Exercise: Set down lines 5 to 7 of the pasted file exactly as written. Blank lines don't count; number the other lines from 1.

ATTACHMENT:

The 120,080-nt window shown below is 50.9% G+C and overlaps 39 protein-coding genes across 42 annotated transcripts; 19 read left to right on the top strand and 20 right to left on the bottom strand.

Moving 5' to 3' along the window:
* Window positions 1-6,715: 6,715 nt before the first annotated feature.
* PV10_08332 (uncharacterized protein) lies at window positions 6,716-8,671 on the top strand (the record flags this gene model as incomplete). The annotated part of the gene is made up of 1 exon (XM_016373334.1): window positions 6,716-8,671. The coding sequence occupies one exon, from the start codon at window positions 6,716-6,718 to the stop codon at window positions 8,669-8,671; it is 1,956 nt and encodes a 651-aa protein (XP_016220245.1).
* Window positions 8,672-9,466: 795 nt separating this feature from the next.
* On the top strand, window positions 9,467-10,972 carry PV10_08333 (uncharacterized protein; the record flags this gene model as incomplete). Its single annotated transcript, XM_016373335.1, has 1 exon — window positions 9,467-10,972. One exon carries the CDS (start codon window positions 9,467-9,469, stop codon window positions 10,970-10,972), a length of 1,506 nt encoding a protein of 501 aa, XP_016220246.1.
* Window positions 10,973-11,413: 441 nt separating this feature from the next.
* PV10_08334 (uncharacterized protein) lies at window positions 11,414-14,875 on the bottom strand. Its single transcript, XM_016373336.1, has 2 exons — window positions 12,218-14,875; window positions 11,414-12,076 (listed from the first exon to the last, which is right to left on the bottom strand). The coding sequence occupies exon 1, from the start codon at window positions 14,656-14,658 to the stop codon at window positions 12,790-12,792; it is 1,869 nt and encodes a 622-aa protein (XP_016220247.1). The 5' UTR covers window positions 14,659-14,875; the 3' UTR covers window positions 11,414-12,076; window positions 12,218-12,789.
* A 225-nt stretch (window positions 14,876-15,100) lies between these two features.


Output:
* Window positions 8,672-9,466: 795 nt separating this feature from the next.
* On the top strand, window positions 9,467-10,972 carry PV10_08333 (uncharacterized protein; the record flags this gene model as incomplete). Its single annotated transcript, XM_016373335.1, has 1 exon — window positions 9,467-10,972. One exon carries the CDS (start codon window positions 9,467-9,469, stop codon window positions 10,970-10,972), a length of 1,506 nt encoding a protein of 501 aa, XP_016220246.1.
* Window positions 10,973-11,413: 441 nt separating this feature from the next.